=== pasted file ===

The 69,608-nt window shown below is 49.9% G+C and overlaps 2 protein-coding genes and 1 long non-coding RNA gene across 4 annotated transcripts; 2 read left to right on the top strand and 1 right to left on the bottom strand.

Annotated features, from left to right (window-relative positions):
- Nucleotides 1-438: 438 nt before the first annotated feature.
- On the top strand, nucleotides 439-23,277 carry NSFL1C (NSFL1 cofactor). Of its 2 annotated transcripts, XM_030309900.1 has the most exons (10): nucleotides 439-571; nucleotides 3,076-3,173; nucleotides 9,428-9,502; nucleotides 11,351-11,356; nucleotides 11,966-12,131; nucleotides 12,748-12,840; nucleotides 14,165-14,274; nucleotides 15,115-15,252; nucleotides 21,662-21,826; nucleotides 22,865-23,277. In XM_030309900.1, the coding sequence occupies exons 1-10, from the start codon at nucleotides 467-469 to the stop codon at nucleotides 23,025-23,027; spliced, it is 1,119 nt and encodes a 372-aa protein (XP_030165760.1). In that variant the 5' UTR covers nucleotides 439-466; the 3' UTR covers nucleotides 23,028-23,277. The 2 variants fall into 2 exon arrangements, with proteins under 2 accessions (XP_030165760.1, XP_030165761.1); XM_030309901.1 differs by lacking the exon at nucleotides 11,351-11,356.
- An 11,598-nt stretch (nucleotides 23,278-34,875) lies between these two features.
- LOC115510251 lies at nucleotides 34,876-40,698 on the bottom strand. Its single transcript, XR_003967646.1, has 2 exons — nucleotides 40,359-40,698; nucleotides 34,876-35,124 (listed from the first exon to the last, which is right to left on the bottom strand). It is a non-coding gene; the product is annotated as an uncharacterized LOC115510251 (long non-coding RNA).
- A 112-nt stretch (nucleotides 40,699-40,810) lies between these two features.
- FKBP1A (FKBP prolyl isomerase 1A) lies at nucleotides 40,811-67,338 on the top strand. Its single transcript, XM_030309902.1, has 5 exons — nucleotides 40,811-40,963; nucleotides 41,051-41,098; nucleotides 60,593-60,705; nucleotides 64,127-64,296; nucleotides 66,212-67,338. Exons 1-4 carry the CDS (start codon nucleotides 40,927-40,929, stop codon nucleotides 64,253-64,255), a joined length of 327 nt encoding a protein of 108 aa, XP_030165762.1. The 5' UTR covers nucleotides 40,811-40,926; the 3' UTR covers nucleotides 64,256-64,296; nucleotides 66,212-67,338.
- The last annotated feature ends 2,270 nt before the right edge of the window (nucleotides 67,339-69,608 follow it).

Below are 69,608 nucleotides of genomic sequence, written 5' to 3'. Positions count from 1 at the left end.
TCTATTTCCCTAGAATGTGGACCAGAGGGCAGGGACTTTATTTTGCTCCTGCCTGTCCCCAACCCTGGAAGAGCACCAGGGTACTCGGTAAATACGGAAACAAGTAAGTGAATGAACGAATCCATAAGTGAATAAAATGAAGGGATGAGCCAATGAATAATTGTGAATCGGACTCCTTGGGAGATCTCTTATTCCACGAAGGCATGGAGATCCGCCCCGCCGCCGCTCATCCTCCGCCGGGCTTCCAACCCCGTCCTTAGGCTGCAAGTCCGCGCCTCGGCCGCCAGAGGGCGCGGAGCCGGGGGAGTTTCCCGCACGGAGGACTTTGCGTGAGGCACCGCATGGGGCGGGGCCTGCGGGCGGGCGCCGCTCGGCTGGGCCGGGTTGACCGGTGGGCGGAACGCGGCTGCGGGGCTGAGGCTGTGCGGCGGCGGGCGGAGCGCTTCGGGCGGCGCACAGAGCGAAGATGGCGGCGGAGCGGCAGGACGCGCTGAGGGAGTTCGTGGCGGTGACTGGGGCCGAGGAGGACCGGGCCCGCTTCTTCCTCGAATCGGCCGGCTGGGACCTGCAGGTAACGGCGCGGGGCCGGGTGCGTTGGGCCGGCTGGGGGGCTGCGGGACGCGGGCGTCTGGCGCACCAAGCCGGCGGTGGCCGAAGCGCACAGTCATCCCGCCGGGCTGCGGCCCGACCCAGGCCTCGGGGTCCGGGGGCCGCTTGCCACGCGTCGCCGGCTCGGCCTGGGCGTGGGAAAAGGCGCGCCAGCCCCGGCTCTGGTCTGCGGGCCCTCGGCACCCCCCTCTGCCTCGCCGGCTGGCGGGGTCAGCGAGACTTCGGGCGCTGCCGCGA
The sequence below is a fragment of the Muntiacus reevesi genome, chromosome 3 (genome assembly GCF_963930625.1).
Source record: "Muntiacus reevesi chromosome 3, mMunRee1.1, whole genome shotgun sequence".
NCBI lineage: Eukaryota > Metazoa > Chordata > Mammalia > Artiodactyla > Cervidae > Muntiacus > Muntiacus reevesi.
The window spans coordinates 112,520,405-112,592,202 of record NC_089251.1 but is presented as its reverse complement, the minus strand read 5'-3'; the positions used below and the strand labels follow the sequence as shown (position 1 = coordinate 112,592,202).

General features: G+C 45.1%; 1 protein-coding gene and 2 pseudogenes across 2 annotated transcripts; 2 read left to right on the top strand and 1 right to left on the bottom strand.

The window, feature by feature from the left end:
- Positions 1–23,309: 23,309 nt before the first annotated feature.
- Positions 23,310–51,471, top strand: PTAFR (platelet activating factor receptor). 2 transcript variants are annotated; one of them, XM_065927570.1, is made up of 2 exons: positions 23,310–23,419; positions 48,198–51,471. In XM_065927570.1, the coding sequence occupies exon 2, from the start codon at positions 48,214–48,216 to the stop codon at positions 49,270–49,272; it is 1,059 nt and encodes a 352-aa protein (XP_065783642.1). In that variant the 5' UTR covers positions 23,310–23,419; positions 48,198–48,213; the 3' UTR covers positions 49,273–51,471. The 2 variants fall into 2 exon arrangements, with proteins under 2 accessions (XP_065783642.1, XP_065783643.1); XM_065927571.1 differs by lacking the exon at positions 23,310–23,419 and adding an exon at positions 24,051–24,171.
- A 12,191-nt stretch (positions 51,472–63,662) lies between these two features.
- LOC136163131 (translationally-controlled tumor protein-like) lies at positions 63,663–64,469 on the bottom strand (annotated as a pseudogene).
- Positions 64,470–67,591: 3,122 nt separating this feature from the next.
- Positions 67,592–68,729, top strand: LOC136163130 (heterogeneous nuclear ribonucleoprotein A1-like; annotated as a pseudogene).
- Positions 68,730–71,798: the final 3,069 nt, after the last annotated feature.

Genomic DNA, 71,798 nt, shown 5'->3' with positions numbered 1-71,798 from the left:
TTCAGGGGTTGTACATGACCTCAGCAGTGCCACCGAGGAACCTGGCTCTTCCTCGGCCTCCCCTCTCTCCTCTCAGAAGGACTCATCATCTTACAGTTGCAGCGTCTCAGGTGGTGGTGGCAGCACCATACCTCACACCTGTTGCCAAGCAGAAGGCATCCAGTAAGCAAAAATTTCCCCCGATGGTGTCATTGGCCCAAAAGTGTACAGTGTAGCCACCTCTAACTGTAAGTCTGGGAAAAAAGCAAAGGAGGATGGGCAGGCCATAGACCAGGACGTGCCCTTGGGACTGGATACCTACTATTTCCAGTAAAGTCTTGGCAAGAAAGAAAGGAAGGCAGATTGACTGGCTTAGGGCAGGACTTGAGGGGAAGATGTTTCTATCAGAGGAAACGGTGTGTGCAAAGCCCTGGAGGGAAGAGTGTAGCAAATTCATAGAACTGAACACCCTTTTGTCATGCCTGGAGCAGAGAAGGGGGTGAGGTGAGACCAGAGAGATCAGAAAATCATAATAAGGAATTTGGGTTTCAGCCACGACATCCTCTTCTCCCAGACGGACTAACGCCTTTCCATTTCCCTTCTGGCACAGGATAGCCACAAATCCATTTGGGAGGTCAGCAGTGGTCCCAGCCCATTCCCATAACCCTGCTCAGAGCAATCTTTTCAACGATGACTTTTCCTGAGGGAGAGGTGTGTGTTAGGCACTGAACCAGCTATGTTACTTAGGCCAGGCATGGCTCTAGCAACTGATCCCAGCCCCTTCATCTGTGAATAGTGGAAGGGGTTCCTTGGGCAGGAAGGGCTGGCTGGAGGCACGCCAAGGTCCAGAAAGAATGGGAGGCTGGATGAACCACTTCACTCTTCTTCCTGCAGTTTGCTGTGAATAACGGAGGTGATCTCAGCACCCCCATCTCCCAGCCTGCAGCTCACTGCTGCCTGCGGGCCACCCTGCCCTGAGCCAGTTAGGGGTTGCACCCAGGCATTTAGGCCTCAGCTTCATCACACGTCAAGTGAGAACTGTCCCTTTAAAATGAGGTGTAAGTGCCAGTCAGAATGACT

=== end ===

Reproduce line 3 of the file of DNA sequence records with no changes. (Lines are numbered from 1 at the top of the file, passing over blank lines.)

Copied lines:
- Nucleotides 1-438: 438 nt before the first annotated feature.